“….There's a local paper rolled up in a rubber band
One more sad story's one more than I can stand
Just once how I'd like to see the headline say
"Not much to print today, can't find nothin' bad to say", because
Nobody robbed a liquor store on the lower part of town
Nobody OD'ed, nobody burned a single buildin' down
Nobody fired a shot in anger, nobody had to die in vain
We sure could use a little good news today
You get the picture. You really don’t need me or Anne Murray singing these lyrics at the top of our lungs to know that we seem to be getting more than our fair share of bad news lately.
The age-old dilemma is this: is there really more bad news today than in the past or are we, as a society, more entrenched in it? After 30+ years as a working journalist/editor/publisher/reporter/stringer/educator, I can tell you this: controversy sells and that’s a shame.
We’ve had floods in Arkansas and Oklahoma. Homes and vehicles were destroyed and some folks trying to enjoy some family time on a good, old-fashioned camping trip in the beautiful Ouachita Mountains lost their lives as the waters of The Little Caddo and the Little Missouri formed a literal wall of water in a torrential downpour last week.
Headlines also brought more news of the environmental issues with British Petroleum in the gulf and the government’s insistence that it all get fixed.
People are losing their livelihoods in an economy that was finally almost on the upswing in our nation. Animals and marine life are dying in droves and beautiful beaches are being ruined with tar-balls and oil.I heard it on the radio first. Officials had discovered an explosive device in a church near Osage, Arkansas. The church had been a polling place the day before and could have killed or injured several people had it detonated. My heart ached. Who could hate strangers so much as to want to do something so cold and insensitive?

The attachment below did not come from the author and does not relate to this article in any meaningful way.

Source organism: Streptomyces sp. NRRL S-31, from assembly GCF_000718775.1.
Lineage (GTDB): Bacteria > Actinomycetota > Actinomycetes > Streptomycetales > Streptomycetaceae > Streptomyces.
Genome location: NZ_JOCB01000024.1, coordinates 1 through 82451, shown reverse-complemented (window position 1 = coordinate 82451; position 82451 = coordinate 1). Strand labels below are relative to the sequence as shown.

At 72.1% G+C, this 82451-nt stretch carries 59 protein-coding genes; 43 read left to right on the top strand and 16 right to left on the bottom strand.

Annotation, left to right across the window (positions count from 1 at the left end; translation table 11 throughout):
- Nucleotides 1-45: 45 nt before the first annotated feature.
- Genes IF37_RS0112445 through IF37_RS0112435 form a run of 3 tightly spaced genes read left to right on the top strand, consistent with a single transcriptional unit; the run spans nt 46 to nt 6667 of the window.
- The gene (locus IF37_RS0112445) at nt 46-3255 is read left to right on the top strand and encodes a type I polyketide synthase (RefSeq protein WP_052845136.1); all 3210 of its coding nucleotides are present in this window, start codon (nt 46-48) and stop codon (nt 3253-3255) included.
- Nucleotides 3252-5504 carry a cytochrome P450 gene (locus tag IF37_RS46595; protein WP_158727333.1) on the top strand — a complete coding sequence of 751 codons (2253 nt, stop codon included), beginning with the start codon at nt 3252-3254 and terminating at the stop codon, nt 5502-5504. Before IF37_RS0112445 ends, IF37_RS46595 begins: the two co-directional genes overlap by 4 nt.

Do these types of people have no conscience? Ah, Osage, Arkansas. A quiet little community nestled on Highway 412 between Alpena and Fayetteville. About 70 miles from my front door; it has been a haven for my spirit since I was a little girl—going there with my grandfather to visit Frank Stamps at the Stamps General Store.
I remember taking my shoes off to feel the cold, stone steps beneath my feet. Now known as the Osage Clayworks, the stone store still holds glimpses of goodies from the past and pictures from the celebrations known as the Osage Pumpkin Fest, which used to be held the first part of October.
Fiddle music would fill the air and pumpkins would line the fields as folks came in droves to visit, shop, eat, tap their toes and maybe sing a little tune or two.As a youngster, I remember the oldtimers gathering there to talk about the weather, pioneers and tales of the Osage, Indians, for which the area is named, and tales of families divided in the wake of the Civil War. Inevitably, talk would scoot to the Depression Era, the Dust Bowl or even the Tornado of 1927.